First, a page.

A Step to Manage Health Costs

Massachusetts’ managed care organizations lead the nation in quality of care and consumer satisfaction. So it is no surprise that the percentage of people in the Commonwealth’s private health insurance market who use managed care is the highest in the nation.

But 325,000 of the 750,000 Massachusetts residents receiving full benefits under the federal Medicaid program are not enrolled in managed care plans. These individuals are enrolled in a fee-for-service plan, called the Primary Care Clinician plan. Moving enrollees from the Primary Care Clinician plan into managed care plans would achieve two important outcomes: improve their care and, according to three recent studies, save the Commonwealth anywhere from $600 million to $1 billion over five years, easing the fiscal pressures of paying for health care reform.

Medicaid will cost the Commonwealth $8.6 billion this year, and the costs are increasing much faster than either economic or overall budget growth. Between 2001 and 2006, costs grew at an average of 8 percent annually. The result was that 35 cents of every new tax dollar went to pay for Medicaid. Clearly, the status quo is unsustainable.

With a deep recession making new revenue a pipe dream, Massachusetts faces a clear choice. We must either find a way to make Medicaid more efficient, or choose from among a slate of unappealing options like eliminating coverage for some, limiting services or cutting provider reimbursements.

Under the Commonwealth’s landmark 2006 health care reform law, almost 240,000 formerly uninsured residents have signed up for state-subsidized health insurance, either through Medicaid or the Commonwealth Care program. Finding a way to pay for that coverage makes the need to improve the efficiency of Medicaid service delivery even more urgent.

Managed care provides efficient, high-quality care by aligning financial incentives with clinical outcomes. It combines prevention and wellness services with programs to help individuals address specific conditions like obesity, diabetes, asthma and smoking that drive up health care costs. Patient outcomes are carefully tracked.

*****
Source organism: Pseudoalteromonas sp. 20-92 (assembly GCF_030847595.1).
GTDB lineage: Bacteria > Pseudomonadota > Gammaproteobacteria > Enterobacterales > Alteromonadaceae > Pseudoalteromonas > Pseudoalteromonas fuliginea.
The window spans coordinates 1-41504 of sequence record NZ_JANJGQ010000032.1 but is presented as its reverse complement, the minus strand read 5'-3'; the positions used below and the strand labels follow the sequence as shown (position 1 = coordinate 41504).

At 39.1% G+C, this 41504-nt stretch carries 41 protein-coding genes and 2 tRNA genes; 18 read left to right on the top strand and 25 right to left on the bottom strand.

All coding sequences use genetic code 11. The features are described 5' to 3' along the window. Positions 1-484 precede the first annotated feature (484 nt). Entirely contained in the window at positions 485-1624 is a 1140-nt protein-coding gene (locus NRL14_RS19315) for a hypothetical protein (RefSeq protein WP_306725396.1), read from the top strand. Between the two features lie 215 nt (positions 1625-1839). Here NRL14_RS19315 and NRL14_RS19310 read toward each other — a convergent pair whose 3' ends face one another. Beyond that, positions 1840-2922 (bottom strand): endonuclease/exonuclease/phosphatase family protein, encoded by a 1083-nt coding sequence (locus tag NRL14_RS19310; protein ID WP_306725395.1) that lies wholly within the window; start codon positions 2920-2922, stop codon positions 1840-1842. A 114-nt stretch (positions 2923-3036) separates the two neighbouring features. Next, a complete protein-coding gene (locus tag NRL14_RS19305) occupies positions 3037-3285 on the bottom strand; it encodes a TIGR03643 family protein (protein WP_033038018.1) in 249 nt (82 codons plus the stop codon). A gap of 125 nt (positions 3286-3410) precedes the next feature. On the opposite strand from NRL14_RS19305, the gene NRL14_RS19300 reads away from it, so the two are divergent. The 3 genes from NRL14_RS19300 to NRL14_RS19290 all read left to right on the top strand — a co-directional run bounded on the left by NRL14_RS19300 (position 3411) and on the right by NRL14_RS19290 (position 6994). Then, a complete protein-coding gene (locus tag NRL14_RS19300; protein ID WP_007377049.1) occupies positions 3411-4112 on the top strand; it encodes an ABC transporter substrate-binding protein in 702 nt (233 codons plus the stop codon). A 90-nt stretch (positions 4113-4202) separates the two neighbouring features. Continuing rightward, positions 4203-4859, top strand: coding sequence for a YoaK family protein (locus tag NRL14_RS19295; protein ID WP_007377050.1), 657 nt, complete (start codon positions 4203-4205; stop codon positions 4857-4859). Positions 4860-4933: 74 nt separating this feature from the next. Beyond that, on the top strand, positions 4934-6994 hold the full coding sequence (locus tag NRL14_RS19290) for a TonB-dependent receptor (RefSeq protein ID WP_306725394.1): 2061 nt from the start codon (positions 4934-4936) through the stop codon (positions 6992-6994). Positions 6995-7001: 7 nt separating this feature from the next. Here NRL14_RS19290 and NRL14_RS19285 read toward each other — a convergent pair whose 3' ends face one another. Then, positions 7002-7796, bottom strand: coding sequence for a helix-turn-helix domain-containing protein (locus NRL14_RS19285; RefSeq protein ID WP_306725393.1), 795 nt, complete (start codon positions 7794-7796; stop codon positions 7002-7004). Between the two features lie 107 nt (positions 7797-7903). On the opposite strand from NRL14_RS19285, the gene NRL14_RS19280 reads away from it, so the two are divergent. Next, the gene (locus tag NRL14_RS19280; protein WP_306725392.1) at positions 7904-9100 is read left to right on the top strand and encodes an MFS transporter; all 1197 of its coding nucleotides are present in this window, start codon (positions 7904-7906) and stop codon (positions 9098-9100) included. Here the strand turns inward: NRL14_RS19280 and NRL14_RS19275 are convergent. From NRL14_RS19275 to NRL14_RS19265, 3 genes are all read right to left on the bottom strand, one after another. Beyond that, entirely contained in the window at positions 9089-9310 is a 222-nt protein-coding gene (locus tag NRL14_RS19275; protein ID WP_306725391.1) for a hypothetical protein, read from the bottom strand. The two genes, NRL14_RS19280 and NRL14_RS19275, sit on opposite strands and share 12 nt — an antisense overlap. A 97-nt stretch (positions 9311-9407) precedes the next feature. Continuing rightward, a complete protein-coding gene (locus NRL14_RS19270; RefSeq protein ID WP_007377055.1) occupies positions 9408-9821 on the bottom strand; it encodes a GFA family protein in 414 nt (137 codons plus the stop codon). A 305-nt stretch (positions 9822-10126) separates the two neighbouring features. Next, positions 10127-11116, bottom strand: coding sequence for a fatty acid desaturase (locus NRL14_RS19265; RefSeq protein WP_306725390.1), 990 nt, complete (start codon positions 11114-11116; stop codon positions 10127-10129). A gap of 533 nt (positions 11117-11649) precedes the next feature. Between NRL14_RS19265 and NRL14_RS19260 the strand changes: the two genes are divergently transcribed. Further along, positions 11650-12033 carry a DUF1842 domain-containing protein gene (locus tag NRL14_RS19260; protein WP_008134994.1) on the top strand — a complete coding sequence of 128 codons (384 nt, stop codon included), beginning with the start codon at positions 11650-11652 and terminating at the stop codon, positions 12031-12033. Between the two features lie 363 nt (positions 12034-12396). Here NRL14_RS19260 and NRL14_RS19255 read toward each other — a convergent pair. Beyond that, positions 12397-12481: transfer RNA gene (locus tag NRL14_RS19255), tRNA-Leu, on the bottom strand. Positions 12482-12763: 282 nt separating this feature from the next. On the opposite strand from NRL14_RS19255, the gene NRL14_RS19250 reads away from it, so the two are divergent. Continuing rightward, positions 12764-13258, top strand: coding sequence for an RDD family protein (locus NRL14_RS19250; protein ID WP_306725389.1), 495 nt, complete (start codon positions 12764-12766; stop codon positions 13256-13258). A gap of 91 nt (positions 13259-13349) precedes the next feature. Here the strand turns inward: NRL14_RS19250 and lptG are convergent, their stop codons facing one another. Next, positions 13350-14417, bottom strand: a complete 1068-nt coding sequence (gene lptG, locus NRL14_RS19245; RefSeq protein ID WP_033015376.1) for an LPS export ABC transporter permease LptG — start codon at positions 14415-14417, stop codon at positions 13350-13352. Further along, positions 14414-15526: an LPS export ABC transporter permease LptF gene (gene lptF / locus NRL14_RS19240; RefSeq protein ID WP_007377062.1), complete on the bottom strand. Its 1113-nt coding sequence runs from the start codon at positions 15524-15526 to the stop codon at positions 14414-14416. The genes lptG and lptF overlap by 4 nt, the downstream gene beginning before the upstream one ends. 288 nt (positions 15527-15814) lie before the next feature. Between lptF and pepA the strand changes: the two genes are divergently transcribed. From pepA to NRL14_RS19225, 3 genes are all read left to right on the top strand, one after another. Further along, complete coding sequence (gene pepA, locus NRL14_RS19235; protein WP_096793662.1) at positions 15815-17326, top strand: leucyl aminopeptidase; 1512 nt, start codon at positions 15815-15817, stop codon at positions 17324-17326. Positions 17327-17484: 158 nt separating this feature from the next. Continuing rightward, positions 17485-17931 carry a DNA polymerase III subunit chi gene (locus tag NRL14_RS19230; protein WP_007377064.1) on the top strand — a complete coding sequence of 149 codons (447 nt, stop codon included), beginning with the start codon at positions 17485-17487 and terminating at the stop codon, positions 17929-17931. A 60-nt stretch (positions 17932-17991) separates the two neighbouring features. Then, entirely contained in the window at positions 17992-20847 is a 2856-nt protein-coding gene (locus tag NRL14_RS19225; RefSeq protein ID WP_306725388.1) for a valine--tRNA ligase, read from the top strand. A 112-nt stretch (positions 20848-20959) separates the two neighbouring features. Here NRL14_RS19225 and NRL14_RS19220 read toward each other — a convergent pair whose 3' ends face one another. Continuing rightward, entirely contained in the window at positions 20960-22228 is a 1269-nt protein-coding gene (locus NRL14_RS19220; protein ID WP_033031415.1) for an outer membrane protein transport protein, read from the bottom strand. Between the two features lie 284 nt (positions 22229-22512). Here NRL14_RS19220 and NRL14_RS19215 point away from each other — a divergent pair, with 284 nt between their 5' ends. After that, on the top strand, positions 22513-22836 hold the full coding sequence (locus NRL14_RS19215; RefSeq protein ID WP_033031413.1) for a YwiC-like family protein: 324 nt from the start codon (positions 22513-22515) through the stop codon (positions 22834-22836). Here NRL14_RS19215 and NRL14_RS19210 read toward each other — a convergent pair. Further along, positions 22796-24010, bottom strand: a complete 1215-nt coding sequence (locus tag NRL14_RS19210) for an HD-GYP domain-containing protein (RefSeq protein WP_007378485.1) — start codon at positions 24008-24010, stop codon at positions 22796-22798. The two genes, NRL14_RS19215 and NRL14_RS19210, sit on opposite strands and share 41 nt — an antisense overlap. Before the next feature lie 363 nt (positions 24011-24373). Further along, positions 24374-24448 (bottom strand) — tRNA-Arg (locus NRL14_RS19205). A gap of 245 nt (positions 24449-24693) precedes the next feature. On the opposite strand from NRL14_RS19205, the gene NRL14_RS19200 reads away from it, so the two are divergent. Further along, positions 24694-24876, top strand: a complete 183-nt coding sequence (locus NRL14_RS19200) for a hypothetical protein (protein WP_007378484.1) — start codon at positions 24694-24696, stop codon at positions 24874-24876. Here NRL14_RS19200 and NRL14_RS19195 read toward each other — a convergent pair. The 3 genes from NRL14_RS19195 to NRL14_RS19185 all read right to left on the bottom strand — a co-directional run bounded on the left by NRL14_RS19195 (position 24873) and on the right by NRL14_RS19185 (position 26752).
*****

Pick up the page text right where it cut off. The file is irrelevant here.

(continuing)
Massachusetts organizations have proven adept at combining access to quality care and cost control. Their quality outcomes are among the best in the nation as measured by prevention data, patient satisfaction and outcomes. In 2007 and 2008, Fallon Community Health Plan was rated the country’s top Medicaid health plan by the National Committee for Quality Assurance.

Despite high quality and the overall acceptance of managed care, Massachusetts has lower managed care penetration among Medicaid recipients than most other states do.

Eliminating the Medicaid PCC plan would yield an additional $40 million in savings over two years by foregoing the cost of infrastructure and program enhancements needed to bring the plan up to par with existing managed care programs. It suffers from limited accountability and lacks a reliable mechanism for ensuring coordination among various providers. It also would appear to support the efforts of the Commonwealth’s Payment Reform Commission to move away from fee-for-service reimbursement arrangements.

Savings wouldn’t come at the cost of patient care, as the Commonwealth’s Medicaid Managed Care providers consistently outperform the fee for service plan on many quality of care measures.

Massachusetts’ goal of universal coverage requires that we maximize the efficiency of services offered under Medicaid. Dismantling the Commonwealth’s fee-for-service Primary Care Clinician plan and moving all recipients of full Medicaid benefits to a managed care model would do just that. Even more importantly, it would improve the quality of care for some of our most vulnerable citizens.

Eric Schultz is president and chief executive officer of Fallon Community Health Plan. Jim Stergios is executive director of Pioneer Institute.

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